NHibernate knows when an object under its watch has changed. As soon as the object changes, it is “dirty”. Some other changes might cause an object to be dirty as well. One that my team recently encountered is a cast. We use an enum of type byte. It’s only a few items (less than 255), so we use a tinyint in our database. When our mapping uses type=”byte”, NHibernate casts from the byte to our Enum type when hydrating the object. This cast is a change because when NHibernate checks the value, it’s an Enum, not a byte.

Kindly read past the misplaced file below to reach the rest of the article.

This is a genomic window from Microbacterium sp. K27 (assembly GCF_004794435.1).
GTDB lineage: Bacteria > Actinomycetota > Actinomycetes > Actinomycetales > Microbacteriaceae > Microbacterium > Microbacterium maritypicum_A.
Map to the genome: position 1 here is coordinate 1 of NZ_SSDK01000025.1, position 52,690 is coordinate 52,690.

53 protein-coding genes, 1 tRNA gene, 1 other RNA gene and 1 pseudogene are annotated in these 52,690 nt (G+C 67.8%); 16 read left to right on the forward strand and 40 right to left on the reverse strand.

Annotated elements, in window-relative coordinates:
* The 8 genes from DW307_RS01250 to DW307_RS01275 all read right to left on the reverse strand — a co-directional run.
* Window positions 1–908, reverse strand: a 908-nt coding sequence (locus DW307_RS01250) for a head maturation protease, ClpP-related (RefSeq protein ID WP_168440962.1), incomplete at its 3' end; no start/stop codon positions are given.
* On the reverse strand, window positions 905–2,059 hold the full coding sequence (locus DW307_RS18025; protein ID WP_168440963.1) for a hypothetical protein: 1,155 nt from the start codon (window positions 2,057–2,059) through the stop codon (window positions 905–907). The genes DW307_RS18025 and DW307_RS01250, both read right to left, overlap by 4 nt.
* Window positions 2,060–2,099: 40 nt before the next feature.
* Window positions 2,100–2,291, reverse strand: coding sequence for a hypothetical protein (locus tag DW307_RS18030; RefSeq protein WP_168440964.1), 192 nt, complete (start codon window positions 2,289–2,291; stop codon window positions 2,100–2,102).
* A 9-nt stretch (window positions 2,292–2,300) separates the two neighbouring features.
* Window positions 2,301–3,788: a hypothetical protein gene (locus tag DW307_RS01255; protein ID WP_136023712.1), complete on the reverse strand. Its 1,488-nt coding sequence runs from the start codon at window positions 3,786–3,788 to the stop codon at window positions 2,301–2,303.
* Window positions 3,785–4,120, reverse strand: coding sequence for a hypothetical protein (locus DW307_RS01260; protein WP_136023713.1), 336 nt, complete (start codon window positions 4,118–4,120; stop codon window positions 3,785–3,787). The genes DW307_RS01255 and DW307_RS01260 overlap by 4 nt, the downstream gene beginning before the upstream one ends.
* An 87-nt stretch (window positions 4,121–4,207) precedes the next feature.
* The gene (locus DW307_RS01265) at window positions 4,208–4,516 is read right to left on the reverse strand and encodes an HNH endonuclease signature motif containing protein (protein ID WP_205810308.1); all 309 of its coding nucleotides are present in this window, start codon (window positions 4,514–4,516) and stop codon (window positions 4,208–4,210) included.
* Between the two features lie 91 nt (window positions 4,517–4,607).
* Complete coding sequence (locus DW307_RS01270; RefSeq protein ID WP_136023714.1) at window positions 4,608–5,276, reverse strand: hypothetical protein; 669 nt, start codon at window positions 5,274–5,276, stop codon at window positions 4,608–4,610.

To get around this cast (implicit or not), we use the fully qualified type name of the Enum in the mapping. NHibernate understands Enums natively, so just put in the enum type, and you are off to the races. Note that if you are using an Enum that is nested inside a public class, you need to follow .Net’s rules for fully-qualified type names.
See MSDN’s documentation for this: